Significant developments regarding where we can vape took place this November as the All-Party Parliamentary Group for Vaping (APPGV) published their report on 'vaping in workplaces and public spaces'. Let’s take a look at the contents of the report and the potential, such advice to employers may have, to help shape the way we vape in the future.
Who are the Appgv?
The All-Party Parliamentary Group for Vaping (APPGV) are an informal group of Members of both Houses with a common interest in issues that may affect our population. They lobby and make recommendations for change based on existing research and work together with stakeholders from the public health community, vaping industry as well as consumer representatives to provide evidence to support the cause.
With an estimated 3.2 million vapers in the UK, Public health England declared e-cigarettes and vaping to be up to 95% less harmful than smoking tobacco products and that they have the potential to help smokers become smoke-free in the future.
With an ever-increasing population of vapers and a very real desire to further reduce the number of cigarette smokers, APPGV’s report on vaping provides recommendations to employers and even provides sample workplace policies for employers and the Parliamentary Estate itself to adopt in the future.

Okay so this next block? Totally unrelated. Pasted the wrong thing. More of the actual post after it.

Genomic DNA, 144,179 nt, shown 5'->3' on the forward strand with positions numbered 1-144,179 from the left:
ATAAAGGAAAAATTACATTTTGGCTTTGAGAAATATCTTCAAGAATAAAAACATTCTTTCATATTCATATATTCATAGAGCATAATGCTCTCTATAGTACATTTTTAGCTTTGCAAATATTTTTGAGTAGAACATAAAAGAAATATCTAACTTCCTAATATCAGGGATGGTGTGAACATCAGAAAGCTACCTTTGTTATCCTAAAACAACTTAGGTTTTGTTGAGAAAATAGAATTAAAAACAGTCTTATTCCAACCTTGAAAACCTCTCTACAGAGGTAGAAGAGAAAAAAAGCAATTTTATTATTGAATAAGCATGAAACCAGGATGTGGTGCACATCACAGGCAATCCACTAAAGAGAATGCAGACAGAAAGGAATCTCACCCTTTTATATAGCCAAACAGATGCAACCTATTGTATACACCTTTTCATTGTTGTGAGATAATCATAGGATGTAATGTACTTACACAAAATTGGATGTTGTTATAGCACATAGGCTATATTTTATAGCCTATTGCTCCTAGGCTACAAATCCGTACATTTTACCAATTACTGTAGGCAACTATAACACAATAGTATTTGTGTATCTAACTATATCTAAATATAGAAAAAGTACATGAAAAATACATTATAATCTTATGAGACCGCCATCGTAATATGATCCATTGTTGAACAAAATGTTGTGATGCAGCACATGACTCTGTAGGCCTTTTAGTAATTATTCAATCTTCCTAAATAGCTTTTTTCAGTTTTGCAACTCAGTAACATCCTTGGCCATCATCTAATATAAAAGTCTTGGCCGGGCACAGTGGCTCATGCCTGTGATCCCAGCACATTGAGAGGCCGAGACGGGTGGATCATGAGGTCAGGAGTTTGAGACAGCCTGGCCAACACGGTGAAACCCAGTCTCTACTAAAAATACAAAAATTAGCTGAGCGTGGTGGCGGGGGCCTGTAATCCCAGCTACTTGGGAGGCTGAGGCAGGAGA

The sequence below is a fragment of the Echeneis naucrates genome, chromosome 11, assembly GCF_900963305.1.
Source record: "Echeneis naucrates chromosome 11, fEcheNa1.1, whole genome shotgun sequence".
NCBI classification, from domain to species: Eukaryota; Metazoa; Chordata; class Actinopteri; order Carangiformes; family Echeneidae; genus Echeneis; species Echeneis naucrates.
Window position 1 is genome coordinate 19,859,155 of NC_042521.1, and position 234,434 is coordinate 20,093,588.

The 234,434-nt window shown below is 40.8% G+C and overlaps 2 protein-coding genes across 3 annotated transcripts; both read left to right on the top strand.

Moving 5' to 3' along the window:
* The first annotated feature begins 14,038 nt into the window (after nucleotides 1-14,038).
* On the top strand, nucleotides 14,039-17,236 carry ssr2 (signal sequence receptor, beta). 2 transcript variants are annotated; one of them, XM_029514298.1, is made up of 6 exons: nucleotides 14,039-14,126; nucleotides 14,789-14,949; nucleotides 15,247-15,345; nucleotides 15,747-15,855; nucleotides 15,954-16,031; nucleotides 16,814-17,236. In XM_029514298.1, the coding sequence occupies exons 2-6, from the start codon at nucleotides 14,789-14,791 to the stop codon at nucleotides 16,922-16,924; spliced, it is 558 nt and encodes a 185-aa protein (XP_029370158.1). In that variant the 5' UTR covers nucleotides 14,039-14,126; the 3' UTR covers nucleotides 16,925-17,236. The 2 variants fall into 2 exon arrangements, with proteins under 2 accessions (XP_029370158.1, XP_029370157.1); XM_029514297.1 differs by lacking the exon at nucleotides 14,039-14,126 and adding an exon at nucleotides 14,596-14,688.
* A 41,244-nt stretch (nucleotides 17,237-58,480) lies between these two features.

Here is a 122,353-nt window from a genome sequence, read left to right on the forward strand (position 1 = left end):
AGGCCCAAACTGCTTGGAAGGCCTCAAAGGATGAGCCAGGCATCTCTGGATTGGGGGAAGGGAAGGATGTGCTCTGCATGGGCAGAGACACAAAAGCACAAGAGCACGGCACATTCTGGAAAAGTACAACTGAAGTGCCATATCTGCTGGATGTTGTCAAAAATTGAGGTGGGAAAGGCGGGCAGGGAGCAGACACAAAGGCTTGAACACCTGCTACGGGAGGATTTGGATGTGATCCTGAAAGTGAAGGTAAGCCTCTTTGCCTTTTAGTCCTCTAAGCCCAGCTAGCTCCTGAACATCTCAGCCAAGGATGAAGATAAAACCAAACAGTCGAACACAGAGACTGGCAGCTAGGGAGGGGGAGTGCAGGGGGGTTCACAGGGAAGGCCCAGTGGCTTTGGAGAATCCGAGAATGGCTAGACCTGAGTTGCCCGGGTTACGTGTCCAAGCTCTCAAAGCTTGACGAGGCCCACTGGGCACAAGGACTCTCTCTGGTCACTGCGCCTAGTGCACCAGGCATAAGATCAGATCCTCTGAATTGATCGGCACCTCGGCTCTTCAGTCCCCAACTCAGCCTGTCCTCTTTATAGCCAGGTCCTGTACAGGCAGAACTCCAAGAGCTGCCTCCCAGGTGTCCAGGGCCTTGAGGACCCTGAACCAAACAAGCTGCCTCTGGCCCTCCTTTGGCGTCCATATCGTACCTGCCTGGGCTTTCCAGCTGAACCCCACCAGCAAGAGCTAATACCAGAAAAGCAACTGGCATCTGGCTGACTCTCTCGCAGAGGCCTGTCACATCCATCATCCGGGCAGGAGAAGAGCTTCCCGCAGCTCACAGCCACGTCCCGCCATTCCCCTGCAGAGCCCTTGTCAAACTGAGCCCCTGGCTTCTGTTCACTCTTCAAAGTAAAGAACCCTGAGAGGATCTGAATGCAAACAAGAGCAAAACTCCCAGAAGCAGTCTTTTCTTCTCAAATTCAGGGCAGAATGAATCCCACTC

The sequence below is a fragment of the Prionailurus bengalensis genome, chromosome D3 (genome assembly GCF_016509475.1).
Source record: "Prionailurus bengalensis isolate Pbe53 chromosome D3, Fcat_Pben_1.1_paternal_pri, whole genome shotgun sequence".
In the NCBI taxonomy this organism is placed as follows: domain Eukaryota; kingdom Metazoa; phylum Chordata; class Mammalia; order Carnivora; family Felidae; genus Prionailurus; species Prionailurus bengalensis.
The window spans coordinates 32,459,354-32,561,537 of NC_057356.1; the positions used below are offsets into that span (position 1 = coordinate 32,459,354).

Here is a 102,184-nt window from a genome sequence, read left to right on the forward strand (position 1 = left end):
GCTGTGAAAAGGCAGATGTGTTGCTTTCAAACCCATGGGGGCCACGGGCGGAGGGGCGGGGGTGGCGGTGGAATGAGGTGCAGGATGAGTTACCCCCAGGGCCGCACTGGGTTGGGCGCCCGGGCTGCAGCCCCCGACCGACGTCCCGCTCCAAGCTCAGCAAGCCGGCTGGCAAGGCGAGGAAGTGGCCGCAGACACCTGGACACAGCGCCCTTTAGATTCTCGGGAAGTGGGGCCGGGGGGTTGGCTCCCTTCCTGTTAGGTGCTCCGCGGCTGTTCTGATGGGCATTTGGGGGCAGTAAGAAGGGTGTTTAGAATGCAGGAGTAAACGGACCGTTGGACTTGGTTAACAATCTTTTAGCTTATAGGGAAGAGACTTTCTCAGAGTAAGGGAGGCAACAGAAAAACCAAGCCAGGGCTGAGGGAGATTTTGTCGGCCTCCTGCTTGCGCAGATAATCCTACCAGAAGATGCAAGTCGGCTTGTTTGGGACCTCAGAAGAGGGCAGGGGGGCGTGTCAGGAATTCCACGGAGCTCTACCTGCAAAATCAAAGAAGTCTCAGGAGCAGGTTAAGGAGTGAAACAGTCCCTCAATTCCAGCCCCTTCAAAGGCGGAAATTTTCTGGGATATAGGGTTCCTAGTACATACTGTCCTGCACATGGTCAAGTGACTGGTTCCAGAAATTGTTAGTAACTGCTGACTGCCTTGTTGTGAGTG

Employers Should Have a Specific Workplace Vaping Policy
Policies that currently surround where you can vape are few and far between and are ultimately exempt from smoke-free legislation that includes bans on smoking in public places and the workplace. Therefore, policies that surround vaping in workplaces and even public spaces like shopping centres and train stations are left to the individual companies and tenants to determine the rules and policies themselves.
The importance of vaping policies is highlighted by the case that the majority of designated vaping areas typically share the same space of smoking areas, which presents a threefold problem in itself.
Firstly, estimates suggest 96% of vapers are either ex or current smokers, which means that when met with plumes of tobacco smoke, those genuinely trying to become smoke-free may feasibly be presented with unwanted temptations.
Secondly, vaping is not smoking and vapers are not smokers. The idea of grouping both members of these factions together in communal smoking and vaping area is that the perception of vaping by onlookers may be a negative one. As mentioned, Public Health England declared vaping to be up to 95% less harmful than smoking cigarettes and this message only gets muddied by mixing vaping and smoking confusingly together.
Lastly, by asking vapers to share the same space as smokers, employers and public spaces are simply limiting the incentive of those looking to make the switch to e-cigarettes.
It is with these three points in mind, that within the published report, the APPGV have provided what we think are workable e cigarette guidelines for employers to implement in the workplace.
It’s important to note, that whilst APPGV lobby to employers and Parliament alike about a more liberal approach to vaping in workplaces and public spaces, they also make recommendations for a vaper’s etiquette of mutual respect to also be adhered to -common courtesies if you like that promote vaping responsibly around others.
If you’re a vaper, why not show the report to your employer? You may encourage current smokers to ditch their habits and make the switch to e-cigarettes, which could be literally life-changing.